One perspective that no one has touched on yet is this: if I were a beginning job candidate, with a Ph. D. on which the ink was still fresh, all this talk about job-hopping junior professors would be making me nervous. I'd wonder how I could ever compete with people who already have a tenure-track job and are looking to move up. I can't say anything useful about the junior/senior split, but I can talk a little about this issue. (These are my personal opinions and observations; if, God forbid, anyone figures out who I am or where I work, they should not be taken as either exemplary or representative of the opinions there.)
First of all, things do even out when you have a pool of candidates. Let's say that you have 200 qualified candidates for an average search (I've heard of some pools of 700, but I don't think that's usual). Of those, extra materials will be requested from some--a shorter list, and maybe 10-12 will be interviewed at MLA. (Some schools interview 30 or more.) Of those, 2 will be invited to campus, and 1 will get the job.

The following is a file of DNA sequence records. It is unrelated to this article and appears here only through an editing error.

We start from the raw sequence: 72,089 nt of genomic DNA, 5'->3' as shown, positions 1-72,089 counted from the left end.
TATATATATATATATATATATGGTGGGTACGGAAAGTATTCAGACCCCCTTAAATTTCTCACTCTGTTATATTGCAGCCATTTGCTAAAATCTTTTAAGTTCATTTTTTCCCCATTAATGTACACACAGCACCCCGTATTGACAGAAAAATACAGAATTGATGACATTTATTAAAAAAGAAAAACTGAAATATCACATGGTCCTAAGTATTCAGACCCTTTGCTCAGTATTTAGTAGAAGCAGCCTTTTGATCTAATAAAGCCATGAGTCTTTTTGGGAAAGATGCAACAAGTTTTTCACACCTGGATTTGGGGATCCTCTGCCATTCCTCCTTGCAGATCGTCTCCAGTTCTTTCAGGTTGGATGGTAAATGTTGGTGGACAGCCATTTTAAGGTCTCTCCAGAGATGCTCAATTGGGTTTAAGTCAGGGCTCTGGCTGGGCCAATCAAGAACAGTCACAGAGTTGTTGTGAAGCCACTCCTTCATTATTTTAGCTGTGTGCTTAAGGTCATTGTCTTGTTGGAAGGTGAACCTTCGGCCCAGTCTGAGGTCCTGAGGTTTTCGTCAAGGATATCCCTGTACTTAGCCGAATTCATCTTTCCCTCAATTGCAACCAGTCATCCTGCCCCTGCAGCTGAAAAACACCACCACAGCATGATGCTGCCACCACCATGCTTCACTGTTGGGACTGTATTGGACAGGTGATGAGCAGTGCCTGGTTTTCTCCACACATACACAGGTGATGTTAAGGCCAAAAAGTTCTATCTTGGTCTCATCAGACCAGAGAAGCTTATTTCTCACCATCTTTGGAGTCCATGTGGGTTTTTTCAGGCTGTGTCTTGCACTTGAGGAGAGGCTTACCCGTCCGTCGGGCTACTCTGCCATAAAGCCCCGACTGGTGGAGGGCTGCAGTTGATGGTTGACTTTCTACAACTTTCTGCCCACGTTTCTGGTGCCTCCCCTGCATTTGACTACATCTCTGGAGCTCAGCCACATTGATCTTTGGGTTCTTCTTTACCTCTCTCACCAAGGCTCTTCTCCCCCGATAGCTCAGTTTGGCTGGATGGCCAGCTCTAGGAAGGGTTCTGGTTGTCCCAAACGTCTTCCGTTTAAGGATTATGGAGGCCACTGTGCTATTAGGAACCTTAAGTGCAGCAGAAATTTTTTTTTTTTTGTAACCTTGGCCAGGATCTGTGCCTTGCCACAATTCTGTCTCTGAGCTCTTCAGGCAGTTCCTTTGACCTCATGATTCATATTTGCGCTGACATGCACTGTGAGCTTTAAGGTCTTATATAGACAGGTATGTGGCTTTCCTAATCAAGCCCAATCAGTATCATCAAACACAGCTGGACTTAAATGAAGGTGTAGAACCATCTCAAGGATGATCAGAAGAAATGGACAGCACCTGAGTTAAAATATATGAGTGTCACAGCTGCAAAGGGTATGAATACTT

In that mix, when considering who'll be invited for MLA interviews, there'll probably be some new-minted Ph.D. degree holders, maybe some advanced ABDs, some new assistant professors looking to move, and maybe some advanced assistants or associates also looking to move. Assume that the letters, research agendas, and so on make those in this list (maybe 30-50 people) seem like good prospects. Each category, though, has advantages and disadvantages:
A committee can't second-guess why candidates apply for a job, or why they want to move, or anything like that. It can only try to choose people who seem to be the best fit. My point is that candidates of all levels can be that "best fit."
[Updated to add: There's an index of all the posts on the junior/senior divide at Prone to Laughter.]